ScienceDirect: Reforming the EU Approach to LULUCF and the Climate Policy Framework


The successful integration of LULUCF into the EU climate policy and carbon-trading frameworks could dovetail neatly with emerging international climate change mitigation efforts.



We focus on recent progress in reforming the role of forests and other land use in the EU climate policy framework. EU inclusion of LULUCF (Land Use, Land-Use Change and Forestry) in the climate policy framework still lags international developments, remaining at odds even with the United Nations Framework Convention on Climate Change’s (UNFCCC) Kyoto framework. Though the EU has made some important changes that eclipse even the UNFCCC framework—in particular regarding the inclusion of cropland and grazing land management in mandatory EU-level carbon accounting practices—in other respects the EU has far to go. As part of a strategy for fulfilling emission reduction commitments within the EU burden-sharing agreement, Member states are not permitted to trade either in domestically nor foreign produced forest-based carbon credits. On the other hand, both the EU and the UNFCCC/Kyoto LULUCF frameworks remain distant from an idealized model that could facilitate increased climate change mitigation and a more efficient and balanced use of forest-based resources. Limiting the incorporation of forests in the climate policy framework has significant consequences for the cost and rapidity of emission reductions. Forest potential thus remains under-mobilized for climate change mitigation. In this context, we draw particular attention to the fact that forest-based carbon sequestration’s potential contribution to negative emissions represents an important missed opportunity. In the context of ongoing discussions over the EU and UNFCCC’s Post-Kyoto frameworks, we propose an all-encompassing LULUCF carbon accounting model incorporating all previously omitted carbon pools and activities, thus weighing LULUCF removals and emissions on a par with emissions from other sectors (industry, the energy sector, end-users). The successful integration of LULUCF into the EU climate policy and carbon-trading frameworks could dovetail neatly with emerging international climate change mitigation efforts.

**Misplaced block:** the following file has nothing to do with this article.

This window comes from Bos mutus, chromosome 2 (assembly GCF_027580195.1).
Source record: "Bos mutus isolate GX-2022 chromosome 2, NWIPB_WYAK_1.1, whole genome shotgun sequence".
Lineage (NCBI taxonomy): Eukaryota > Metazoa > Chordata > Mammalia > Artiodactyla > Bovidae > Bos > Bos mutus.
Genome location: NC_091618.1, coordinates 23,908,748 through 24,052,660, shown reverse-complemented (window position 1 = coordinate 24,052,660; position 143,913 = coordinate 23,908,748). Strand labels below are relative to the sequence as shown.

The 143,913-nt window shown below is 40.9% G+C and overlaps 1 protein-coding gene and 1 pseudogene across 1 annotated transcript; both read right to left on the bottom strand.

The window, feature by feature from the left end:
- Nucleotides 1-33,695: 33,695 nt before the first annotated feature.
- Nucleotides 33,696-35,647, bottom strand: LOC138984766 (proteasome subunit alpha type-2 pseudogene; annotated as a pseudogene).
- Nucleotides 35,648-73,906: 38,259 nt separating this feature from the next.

For more please consult the following link: Reforming the EU Approach to LULUCF and the Climate Policy Framework

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